Maskell said: “Our group member fled the country with her two sons, who are not aware of her sexuality. She does not want to tell her sons or fully ‘come out’ until she knows that she can stay in the country as she fears, if people find out, she will be killed if she is sent home. She was told in court that, as she is not out in this country, she may as well go back to her own country and not be out there! She did win her case but the Home Office appealed against it and she now has to go through the whole process again.”


Canning highlights the case of Ugandan gay asylum seeker John Bosco. In Uganda gay people face a prison sentence from 11 years to a life-long sentence and in 2005 same-sex marriage was criminalized. Despite an organised anti gay campaign against Bosco in his homeland he was deported back there in September 2008. After a long and frustrating campaign Bosco has now won leave to remain in the UK.

The case of Prossy Kakooza who also fled Uganda has been well documented, she came to the UK in July 2007 after her family discovered she was a lesbian. She was arrested, ill-treated in custody, and then her family tried to kill her before she managed to escape. Kakooza was finally granted asylum in the UK 17 October 2008, 15 long months and 3 court cases after first applying.

The UK aren’t the only country who operate the “be discreet” policy. An Iranian refugee who has now been granted asylum in the UK originally escaped to Turkey, where he was sent back to Iran and told to be discreet.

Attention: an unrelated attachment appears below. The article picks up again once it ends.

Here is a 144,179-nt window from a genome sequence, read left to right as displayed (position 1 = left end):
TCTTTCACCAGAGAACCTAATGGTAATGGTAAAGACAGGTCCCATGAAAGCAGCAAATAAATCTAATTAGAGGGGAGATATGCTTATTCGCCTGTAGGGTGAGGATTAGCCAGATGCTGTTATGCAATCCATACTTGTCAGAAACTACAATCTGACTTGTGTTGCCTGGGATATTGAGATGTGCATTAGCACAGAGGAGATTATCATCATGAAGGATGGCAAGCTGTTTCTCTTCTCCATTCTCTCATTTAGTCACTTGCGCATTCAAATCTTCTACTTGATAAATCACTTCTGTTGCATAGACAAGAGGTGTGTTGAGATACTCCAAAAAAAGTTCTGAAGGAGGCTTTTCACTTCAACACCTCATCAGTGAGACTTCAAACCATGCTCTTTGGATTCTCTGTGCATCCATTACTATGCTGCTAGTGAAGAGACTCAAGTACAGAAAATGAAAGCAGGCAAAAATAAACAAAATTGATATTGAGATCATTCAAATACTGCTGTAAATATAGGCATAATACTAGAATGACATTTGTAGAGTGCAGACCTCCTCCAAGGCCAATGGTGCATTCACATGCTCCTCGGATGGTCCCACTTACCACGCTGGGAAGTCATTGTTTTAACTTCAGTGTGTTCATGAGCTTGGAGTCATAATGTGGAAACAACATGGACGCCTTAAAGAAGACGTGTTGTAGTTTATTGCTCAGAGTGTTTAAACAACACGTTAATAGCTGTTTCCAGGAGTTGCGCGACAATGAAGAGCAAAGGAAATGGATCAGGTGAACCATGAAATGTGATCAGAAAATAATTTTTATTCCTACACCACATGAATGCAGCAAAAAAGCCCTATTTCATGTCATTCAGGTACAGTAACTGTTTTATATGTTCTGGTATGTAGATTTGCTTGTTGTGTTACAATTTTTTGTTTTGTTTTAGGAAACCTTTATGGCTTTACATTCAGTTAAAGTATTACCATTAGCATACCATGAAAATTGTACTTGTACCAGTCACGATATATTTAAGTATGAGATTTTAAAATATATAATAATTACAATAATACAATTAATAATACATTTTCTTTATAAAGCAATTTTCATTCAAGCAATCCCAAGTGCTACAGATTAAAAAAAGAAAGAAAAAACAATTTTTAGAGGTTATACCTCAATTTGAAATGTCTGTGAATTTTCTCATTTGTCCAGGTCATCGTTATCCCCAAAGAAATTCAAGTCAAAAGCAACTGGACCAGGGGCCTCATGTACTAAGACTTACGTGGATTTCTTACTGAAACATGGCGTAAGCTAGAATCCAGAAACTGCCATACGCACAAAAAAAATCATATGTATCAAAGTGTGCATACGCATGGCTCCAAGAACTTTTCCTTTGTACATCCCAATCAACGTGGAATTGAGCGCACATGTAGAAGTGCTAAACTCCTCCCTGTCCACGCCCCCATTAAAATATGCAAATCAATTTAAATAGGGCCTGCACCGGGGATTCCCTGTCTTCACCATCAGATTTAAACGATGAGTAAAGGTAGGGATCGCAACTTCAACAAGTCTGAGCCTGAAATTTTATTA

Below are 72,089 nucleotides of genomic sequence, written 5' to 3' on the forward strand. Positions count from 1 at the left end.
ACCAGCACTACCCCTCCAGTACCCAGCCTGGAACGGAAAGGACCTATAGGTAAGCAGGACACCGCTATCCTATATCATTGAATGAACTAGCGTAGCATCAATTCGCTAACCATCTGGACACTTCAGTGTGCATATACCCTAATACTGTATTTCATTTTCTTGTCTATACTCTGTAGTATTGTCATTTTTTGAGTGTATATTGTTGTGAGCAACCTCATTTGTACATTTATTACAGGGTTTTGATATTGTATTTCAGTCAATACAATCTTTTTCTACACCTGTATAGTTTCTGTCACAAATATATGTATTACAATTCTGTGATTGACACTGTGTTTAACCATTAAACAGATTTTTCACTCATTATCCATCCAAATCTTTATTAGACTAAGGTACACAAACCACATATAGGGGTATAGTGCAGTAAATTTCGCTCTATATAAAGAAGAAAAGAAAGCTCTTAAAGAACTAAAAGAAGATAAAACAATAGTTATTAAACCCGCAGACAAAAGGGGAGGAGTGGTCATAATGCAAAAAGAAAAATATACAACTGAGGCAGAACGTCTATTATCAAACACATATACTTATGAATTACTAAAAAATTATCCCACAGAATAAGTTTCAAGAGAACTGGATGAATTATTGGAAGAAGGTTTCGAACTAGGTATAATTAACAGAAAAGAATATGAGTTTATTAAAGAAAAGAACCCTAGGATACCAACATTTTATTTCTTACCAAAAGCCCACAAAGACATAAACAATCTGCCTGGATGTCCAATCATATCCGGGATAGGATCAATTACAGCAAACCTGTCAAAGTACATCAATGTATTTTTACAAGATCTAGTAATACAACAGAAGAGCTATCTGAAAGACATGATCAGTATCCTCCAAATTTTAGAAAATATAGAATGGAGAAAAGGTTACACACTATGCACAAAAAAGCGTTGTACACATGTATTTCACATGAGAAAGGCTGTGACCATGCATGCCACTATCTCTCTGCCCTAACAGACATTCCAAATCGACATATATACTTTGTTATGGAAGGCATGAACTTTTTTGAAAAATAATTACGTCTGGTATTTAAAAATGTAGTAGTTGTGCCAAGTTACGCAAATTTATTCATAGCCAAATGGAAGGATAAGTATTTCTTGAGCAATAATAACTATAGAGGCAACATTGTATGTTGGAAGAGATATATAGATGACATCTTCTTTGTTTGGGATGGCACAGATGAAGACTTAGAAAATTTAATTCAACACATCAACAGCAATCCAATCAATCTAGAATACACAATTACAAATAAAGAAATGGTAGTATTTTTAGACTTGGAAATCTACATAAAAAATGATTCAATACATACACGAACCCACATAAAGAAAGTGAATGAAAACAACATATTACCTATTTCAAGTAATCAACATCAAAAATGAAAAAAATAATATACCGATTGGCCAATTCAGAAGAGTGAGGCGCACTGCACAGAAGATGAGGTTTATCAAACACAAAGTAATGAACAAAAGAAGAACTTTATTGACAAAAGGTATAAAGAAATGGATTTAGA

However, Jacob Matthews from the Manchester based LGBT asylum support group Gay in the UK points out that the UK are currently lagging behind other EU member states in terms of LGBT asylum. He says: “countries such as Sweden and the Netherlands have reputations of a fairer asylum system for LGBT asylum seekers and refugees.”


Another recommendation UKLGIG encouraged Woolas to take on board was to monitor the quality of the country information used in assessing asylum applications by LGBT persons more rigorously.

In October 2008, the independent governmental Advisory Panel on Country Information published a very critical review of the quality and quantity of information on LGBT issues within the country of origin information (COI) prepared and used by the UKBA in their decision making.


UKLGIG highlighted the case of a Jamaican lesbian, who was told to go back to her homeland because she would be in no danger as she was over 40 and therefore no longer sexually attractive.

In Jamaica same sex relationships are illegal for men (punishable by ten years hard labour), for women homosexuality is legal but not surprisingly in a country that views male homosexuality as a criminal offence, lesbian and bisexual women struggle. Maskell adds: “My volunteer’s girlfriend is Jamaican. She was living in this country for 5 years as an ‘out’ lesbian. She has now had to return to her own country and is finding life very difficult. She is depressed and is finding it very hard not to be herself.”